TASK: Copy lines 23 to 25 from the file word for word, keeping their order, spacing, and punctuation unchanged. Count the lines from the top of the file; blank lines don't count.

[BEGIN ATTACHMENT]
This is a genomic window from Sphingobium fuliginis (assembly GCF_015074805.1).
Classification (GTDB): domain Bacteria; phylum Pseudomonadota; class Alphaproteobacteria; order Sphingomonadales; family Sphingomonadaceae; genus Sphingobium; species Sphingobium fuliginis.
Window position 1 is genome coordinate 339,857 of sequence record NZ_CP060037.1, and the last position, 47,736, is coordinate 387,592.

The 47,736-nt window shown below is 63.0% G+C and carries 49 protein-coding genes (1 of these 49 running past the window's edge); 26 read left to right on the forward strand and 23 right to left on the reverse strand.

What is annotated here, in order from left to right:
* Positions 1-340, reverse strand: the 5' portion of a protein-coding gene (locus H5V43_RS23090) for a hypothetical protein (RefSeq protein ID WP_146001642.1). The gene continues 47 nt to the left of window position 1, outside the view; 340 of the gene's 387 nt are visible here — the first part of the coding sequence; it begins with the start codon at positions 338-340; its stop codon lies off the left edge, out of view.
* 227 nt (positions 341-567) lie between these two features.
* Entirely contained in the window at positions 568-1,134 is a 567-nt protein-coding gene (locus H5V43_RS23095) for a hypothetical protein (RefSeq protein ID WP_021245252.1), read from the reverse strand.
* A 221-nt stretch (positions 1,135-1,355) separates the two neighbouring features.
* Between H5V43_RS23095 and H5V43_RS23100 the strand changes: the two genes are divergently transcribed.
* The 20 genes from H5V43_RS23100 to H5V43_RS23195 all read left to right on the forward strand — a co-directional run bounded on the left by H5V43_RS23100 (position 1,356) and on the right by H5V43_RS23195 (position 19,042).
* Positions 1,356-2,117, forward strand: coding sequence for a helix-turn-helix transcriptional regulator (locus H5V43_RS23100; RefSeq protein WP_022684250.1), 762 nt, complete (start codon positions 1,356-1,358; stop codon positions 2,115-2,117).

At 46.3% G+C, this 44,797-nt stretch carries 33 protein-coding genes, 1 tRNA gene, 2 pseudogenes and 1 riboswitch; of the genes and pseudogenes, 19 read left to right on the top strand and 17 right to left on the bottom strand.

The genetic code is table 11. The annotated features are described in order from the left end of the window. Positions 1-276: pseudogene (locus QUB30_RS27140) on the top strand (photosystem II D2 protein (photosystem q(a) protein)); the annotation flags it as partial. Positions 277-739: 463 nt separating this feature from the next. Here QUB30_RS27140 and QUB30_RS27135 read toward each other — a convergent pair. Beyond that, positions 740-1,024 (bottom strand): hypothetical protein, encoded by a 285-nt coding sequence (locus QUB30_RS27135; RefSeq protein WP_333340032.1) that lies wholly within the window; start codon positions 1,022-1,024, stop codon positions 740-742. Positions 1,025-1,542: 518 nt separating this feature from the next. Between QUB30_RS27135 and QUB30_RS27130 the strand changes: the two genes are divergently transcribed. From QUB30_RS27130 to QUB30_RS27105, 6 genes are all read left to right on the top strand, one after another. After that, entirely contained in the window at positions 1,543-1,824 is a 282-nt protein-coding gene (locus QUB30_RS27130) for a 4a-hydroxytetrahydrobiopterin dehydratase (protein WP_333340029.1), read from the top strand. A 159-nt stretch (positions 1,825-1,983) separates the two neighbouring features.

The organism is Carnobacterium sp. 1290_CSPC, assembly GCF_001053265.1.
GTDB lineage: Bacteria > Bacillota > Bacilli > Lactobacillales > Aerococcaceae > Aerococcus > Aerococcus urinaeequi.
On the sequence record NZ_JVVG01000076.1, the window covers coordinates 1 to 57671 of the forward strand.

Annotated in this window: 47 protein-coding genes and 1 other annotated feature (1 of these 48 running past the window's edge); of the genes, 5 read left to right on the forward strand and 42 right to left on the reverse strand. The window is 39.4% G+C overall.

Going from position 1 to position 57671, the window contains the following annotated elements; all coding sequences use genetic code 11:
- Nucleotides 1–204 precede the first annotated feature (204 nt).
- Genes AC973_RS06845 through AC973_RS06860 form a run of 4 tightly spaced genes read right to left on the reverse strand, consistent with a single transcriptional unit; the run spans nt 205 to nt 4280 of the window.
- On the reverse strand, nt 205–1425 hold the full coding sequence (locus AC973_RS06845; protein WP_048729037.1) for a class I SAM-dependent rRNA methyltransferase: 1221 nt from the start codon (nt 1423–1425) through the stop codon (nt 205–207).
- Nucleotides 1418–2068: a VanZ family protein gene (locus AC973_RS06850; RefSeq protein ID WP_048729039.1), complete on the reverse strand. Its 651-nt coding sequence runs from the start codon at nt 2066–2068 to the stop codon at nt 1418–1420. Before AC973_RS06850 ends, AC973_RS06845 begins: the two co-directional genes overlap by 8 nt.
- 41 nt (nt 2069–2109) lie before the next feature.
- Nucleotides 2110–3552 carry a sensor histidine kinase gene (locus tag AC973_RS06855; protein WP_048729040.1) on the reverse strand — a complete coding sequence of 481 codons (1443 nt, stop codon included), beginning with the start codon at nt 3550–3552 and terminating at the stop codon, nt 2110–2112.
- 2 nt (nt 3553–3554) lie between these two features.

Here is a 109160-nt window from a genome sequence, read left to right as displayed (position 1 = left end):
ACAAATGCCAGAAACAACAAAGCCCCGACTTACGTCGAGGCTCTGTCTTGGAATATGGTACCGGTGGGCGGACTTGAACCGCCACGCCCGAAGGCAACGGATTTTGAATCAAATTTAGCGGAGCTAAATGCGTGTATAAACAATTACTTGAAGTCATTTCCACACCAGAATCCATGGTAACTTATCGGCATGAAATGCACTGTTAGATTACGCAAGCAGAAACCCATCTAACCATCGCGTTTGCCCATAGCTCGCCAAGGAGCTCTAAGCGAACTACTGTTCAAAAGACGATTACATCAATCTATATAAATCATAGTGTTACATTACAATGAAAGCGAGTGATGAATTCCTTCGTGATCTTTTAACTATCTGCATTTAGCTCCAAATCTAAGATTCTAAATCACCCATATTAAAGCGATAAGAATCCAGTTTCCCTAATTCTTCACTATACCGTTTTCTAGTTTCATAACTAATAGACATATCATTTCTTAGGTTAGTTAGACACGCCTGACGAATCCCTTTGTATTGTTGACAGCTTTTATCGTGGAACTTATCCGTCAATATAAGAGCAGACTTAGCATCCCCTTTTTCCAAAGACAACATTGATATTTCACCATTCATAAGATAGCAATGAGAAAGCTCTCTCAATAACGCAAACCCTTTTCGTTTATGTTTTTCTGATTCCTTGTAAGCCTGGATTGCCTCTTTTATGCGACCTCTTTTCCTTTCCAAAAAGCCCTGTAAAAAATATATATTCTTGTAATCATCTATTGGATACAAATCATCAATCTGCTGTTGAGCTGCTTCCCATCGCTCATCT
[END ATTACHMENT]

- Nucleotides 1418–2068: a VanZ family protein gene (locus AC973_RS06850; RefSeq protein ID WP_048729039.1), complete on the reverse strand. Its 651-nt coding sequence runs from the start codon at nt 2066–2068 to the stop codon at nt 1418–1420. Before AC973_RS06850 ends, AC973_RS06845 begins: the two co-directional genes overlap by 8 nt.
- 41 nt (nt 2069–2109) lie before the next feature.
- Nucleotides 2110–3552 carry a sensor histidine kinase gene (locus tag AC973_RS06855; protein WP_048729040.1) on the reverse strand — a complete coding sequence of 481 codons (1443 nt, stop codon included), beginning with the start codon at nt 3550–3552 and terminating at the stop codon, nt 2110–2112.